In a 2009 (or 2010) election, everything is to play for. It is very unclear who will win. This will drive turnout up. There are approximately six million missing voters. I don't believe they will return to the polls to support an incumbent and tired Labour government in the depths of a recession.
They will disproportionately return to kick Labour out.
Labour will suffer a 1997-style electoral disaster in the next election irrelevant of Prof Curtice's analysis.

11:09 am, December 04, 2008

Anonymous Anonymous said...

Give it up, you twisted little loser. Your masters have failed - the experiment has failed, time to sink back into oblivion for you and your failed regime.

Things can only get better yeh? What a fucking joke.

Word verification: Loser

11:11 am, December 04, 2008

Anonymous Anonymous said...

New to this blog as directed by Guido,I don't consider myself right wing as enjoy his sense of humour.I think the problem New Labour has is that the public/voters can not be fooled all the time.It is clear that the credit crunch by definition affects countries with debt more severely .That is us sucked into a belief that you can borrow your way out of trouble which again is clearly madness never worked up to now and can't see what has changed .The foremost economists recognise that the response in a downturn is to adjust expenditure,companies equally act rationally.To ask consumers to act counter intuitive requires a reason and that is short term.I see the line about made in America occurs here please think about the problem it is debt
the failure in the sub prime market is the catalyst not the cause.Think about it how can defaults in a market sector affect the UK housing market They as markets are so miles about in pricing supply and demand.In the words of gordon! if you don't identify the cause you can't effect the solution.His problem is he is [part of the problem and its cause this is not acceptable to him so solutions are not thought through.Example the bank recap was a step not a solution and now he is reluctant to revisit thus further action is sub optimal .The clear policy failing is to have directed a stimulus to indirect taxation against a background of consumer capitulation the correct response was Keynsian and infrastructure particularily where our weaknesses exist transport and energy.Hope this helps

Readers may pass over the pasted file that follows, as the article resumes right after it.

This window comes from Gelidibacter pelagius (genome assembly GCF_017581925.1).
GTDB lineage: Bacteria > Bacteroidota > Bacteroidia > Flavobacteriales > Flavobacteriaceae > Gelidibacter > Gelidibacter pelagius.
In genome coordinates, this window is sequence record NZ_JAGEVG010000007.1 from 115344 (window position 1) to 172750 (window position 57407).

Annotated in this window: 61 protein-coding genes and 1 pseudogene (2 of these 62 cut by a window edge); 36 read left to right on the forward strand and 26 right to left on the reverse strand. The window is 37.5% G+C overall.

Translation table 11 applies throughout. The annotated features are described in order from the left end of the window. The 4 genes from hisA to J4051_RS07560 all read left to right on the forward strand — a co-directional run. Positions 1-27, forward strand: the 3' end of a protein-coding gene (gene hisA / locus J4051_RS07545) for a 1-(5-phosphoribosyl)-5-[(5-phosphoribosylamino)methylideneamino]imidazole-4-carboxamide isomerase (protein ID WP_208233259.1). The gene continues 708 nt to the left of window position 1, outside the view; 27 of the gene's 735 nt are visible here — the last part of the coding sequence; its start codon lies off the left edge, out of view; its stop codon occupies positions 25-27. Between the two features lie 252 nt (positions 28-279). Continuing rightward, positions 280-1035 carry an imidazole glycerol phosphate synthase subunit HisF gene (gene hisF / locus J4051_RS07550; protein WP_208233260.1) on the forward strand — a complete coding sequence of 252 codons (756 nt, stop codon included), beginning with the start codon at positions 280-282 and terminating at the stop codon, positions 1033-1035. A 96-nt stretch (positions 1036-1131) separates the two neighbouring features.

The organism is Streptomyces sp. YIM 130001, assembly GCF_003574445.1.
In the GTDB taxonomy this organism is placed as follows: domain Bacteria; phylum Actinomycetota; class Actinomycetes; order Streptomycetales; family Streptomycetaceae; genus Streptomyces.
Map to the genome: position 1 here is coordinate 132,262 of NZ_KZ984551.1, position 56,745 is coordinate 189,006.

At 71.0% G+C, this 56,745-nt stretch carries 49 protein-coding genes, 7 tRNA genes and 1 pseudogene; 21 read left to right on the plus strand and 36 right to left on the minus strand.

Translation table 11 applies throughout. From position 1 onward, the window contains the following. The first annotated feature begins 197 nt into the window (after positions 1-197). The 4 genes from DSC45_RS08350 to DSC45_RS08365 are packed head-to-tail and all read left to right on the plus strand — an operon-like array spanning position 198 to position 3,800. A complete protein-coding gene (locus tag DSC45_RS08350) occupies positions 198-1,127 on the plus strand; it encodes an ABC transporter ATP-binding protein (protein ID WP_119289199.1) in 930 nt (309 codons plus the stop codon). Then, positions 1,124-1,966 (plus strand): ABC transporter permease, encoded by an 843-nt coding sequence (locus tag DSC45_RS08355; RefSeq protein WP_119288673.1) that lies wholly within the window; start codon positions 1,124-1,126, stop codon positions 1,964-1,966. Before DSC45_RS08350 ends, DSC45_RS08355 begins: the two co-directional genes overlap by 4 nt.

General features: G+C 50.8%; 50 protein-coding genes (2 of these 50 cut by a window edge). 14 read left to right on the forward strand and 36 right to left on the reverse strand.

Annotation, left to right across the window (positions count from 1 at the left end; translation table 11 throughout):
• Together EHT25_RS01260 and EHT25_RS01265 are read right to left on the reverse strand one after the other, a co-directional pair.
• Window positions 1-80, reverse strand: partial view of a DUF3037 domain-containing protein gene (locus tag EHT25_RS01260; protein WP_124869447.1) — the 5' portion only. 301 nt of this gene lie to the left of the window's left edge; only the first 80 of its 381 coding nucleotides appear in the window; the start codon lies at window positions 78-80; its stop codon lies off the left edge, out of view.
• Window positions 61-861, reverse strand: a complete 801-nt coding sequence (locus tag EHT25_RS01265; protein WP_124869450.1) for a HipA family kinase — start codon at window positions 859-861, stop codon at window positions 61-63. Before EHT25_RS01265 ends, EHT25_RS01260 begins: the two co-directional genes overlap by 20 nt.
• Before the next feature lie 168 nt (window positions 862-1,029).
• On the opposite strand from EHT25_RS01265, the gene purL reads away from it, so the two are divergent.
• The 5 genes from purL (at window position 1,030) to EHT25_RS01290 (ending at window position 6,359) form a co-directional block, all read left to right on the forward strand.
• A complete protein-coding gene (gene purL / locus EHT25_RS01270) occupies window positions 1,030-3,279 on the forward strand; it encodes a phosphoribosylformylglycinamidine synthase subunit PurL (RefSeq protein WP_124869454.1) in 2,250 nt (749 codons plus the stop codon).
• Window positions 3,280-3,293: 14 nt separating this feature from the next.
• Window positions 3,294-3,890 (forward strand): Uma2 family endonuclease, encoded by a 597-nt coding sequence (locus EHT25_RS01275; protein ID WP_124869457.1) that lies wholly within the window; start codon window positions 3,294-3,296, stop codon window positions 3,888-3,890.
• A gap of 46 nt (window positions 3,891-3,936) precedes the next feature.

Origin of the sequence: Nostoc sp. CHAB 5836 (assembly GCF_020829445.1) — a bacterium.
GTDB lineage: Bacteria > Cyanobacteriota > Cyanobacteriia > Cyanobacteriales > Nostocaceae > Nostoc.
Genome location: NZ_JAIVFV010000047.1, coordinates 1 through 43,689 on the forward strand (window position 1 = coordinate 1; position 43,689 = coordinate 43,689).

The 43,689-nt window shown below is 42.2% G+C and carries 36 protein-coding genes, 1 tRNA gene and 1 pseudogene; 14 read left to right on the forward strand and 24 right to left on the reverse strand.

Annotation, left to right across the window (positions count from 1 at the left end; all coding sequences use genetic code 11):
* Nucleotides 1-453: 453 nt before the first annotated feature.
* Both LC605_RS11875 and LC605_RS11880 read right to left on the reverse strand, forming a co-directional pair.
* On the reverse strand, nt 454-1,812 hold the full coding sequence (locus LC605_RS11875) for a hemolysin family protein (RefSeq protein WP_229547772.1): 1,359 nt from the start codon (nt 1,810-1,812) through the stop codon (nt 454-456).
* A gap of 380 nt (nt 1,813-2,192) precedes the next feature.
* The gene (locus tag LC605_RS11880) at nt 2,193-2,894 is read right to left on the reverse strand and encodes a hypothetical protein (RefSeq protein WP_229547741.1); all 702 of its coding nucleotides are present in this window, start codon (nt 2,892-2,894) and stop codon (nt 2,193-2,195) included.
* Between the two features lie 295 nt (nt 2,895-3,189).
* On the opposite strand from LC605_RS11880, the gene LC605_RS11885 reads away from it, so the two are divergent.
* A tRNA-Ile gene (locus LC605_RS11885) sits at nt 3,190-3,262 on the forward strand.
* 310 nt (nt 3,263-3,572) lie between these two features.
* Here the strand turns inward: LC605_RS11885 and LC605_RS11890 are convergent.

11:14 am, December 04, 2008

Anonymous Bob said...

"Borrowing" is a very unpopular concept with the public. There is no public understanding of Keynesian economics.

I think the public are proving to be cleverer than politicians - they know that Keynesian economics just don't work!

We will be in recession until at least Jan 2011 - and the public know this - hence the shutdown on spending.

Its a shame that every generation has to learn the hard way that Labour can't do economics.

If Dave was to emulate Thatchers kitchen sink economics of the late 70's labour wouldn't get in for another generation!

6:23 pm, December 04, 2008

Anonymous Anonymous said...


Even the outbreak of WW3 could save Brown from getting an absolute panning at the next election.

Labour's flush is well an dtruly busted.

6:45 pm, December 04, 2008

Anonymous Rich said...

Man in shed, very interesting post and I think the French have responded in the same way.

It is Ironic that both the Germans and the French have very healthy public finances and therefore are able to spend if needed.

If this government really wants to spend why not invest heavily on transport. Congestion is costing this country a fortune and it is starting to make the UK a very unattractive to business looking to expand into Europe.

6:55 pm, December 04, 2008

Blogger snowflake5 said...

rich said "It is Ironic that both the Germans and the French have very healthy public finances and therefore are able to spend if needed."